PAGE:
My birth, on February 19th 1942, was a bit of an anti-climax. While celebrated by my parents, as their fourth child and third son, my arrival went completely unnoticed by the outside world. Mind you, in fairness, there were a few distractions at the time, most notably the Second World War, which was packing them in throughout Europe.

I grew up in Derry, Northern Ireland, in an era of air raid shelters and ration books. Everything had to be bought with coupons - from essentials like clothes, tea and sugar, to luxuries like cakes and chocolate. The latter category was no great hardship in our family. We could never have afforded them anyway! I had two older brothers, an older sister and a younger one, with a year or so between each of us.

My father was a cop on the beat, one of the few Catholic Constables in the Royal Ulster Constabulary, and we lived in a simple two up, two down terrace house.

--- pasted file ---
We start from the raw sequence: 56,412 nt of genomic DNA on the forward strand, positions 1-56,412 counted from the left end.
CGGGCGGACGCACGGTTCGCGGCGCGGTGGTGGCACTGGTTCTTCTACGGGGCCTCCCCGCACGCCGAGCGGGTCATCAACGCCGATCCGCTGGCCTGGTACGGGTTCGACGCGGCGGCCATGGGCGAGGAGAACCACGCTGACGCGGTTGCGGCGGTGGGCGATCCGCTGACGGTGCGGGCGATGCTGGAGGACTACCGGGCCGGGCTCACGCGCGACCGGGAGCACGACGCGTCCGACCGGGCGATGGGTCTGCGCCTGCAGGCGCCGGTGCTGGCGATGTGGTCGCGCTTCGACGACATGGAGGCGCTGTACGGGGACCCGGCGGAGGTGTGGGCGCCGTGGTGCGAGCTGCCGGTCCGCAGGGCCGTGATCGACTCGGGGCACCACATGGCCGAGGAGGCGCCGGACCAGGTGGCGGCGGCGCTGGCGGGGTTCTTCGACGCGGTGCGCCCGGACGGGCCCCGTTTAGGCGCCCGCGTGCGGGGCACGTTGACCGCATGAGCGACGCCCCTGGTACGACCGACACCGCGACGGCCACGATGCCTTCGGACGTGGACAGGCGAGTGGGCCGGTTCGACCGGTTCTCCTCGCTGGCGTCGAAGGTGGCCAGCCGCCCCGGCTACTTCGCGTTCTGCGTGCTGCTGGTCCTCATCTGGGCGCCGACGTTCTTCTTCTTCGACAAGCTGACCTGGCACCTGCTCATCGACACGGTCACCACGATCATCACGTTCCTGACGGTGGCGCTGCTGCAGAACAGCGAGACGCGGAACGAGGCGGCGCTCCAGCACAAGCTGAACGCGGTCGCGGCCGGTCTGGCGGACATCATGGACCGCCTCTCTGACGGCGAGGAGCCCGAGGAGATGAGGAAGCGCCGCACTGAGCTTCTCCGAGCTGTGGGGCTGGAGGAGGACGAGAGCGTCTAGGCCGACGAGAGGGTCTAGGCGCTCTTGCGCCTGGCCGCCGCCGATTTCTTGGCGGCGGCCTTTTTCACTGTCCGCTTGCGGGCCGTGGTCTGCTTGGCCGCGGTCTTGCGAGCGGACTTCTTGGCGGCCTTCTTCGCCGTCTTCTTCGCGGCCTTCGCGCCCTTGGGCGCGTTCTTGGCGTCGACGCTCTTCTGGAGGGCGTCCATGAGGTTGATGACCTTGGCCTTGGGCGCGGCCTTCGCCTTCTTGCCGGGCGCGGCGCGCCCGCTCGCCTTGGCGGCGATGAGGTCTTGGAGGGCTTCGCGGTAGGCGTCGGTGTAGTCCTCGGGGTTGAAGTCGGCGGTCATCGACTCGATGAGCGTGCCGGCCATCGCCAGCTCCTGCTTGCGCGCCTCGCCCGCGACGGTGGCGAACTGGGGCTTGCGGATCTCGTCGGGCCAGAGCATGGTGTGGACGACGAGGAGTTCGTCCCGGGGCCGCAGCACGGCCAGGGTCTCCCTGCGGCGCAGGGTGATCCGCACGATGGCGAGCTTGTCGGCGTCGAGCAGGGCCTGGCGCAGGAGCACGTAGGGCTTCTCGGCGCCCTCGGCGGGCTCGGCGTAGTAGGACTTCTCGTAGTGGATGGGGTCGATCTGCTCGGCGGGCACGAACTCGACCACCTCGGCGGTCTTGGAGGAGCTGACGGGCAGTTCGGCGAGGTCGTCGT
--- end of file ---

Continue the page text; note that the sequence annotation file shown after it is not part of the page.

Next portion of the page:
The most valuable and valued piece of furniture was the Challen upright piano. Our house was always full of music.

My father was from Strangford in County Down. He played the fiddle. And my mother, who was from Belfast, from the Markets, played the piano. Now they weren’t particularly good, but that didn’t matter. They enjoyed every note. And from them I learned that love of just playing and the pure joy of music.

And it seemed that if there was any excuse for a party in the neighbourhood, it would be at Coulters.